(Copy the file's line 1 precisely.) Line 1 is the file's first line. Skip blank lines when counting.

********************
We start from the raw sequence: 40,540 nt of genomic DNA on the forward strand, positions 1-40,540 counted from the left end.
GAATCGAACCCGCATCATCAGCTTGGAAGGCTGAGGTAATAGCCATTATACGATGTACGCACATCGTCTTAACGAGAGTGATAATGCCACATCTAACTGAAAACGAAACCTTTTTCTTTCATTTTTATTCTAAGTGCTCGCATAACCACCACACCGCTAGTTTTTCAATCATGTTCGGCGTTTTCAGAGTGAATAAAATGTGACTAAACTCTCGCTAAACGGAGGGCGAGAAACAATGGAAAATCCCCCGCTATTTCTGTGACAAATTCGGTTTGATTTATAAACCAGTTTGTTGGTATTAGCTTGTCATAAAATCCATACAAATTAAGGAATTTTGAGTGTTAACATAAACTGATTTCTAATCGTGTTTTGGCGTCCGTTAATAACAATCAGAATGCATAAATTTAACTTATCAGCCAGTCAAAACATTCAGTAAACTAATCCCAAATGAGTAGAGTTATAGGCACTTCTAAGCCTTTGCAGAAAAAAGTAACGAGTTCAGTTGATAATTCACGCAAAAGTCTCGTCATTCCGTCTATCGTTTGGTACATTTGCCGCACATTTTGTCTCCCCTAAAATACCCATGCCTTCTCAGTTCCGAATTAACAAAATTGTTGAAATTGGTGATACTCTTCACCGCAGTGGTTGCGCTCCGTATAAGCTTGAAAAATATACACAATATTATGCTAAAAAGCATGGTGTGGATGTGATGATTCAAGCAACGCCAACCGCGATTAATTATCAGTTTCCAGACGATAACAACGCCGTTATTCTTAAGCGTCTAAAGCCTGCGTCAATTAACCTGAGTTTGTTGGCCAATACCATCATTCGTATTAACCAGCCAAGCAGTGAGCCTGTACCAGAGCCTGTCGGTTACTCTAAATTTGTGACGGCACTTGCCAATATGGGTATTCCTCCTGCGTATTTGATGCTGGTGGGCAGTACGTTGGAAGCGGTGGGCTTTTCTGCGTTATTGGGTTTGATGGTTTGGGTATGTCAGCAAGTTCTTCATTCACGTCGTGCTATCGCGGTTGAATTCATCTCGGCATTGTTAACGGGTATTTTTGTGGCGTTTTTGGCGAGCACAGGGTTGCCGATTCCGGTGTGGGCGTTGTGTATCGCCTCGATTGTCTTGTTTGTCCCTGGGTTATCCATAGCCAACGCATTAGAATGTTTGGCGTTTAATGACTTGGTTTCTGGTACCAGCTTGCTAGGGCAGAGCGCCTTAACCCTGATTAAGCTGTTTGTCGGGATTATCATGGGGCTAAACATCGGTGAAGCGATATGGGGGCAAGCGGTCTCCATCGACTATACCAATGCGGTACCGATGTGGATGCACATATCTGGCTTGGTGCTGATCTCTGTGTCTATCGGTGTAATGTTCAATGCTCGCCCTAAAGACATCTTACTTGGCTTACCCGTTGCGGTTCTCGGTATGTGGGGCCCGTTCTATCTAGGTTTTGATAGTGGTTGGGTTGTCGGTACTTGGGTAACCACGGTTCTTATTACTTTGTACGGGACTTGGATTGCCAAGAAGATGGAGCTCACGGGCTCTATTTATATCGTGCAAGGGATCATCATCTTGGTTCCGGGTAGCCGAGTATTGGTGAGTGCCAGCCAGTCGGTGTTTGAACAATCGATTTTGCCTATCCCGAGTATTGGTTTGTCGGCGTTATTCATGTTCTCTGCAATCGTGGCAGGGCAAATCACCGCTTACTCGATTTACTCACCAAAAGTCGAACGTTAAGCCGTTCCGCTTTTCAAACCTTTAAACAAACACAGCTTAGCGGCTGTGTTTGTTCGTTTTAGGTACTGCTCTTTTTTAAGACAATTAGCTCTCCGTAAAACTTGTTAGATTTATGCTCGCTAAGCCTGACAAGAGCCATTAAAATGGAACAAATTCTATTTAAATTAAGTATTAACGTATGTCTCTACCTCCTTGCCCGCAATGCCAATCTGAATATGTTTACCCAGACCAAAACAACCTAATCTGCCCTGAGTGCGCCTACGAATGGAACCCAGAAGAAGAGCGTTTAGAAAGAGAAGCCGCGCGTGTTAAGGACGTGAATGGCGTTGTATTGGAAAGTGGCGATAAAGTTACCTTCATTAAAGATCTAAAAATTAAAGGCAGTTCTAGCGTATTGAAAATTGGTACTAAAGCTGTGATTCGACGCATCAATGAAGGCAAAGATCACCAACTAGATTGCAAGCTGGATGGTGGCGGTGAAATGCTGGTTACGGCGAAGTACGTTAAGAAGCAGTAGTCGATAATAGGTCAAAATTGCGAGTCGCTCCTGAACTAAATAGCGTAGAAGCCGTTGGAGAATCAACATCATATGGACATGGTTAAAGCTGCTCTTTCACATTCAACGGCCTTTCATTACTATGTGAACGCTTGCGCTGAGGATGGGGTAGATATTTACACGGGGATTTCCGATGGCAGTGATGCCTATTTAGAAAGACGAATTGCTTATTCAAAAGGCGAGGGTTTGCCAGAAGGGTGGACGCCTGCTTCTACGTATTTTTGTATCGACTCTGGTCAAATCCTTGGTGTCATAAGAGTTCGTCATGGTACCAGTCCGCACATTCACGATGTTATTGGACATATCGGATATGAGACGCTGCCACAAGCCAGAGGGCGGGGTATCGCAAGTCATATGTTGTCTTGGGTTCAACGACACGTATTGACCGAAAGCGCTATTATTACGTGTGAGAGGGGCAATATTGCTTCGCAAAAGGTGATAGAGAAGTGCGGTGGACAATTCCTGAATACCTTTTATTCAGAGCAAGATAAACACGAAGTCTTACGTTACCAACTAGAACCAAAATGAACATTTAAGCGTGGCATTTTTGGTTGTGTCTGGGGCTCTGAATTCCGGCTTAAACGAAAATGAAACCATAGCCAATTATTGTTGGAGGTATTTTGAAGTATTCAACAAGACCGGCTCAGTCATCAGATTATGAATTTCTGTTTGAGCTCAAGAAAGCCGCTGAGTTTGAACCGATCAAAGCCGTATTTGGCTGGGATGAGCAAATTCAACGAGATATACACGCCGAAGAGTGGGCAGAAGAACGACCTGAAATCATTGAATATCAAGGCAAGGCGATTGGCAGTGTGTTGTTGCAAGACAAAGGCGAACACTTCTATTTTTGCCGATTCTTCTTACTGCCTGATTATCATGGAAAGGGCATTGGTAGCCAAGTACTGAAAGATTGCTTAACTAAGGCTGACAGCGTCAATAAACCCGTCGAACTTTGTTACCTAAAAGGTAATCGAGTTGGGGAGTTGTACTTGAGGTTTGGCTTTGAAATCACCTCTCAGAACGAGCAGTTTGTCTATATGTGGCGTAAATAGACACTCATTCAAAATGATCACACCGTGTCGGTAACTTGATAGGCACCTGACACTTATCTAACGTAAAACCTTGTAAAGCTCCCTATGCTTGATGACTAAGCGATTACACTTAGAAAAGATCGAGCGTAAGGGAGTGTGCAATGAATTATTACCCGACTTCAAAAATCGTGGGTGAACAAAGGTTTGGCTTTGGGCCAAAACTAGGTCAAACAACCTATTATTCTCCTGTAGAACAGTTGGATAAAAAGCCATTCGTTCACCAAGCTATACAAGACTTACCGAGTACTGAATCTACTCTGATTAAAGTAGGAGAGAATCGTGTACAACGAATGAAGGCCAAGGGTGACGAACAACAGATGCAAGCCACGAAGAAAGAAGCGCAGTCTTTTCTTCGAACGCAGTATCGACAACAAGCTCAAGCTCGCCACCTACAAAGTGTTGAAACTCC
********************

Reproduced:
We start from the raw sequence: 40,540 nt of genomic DNA on the forward strand, positions 1-40,540 counted from the left end.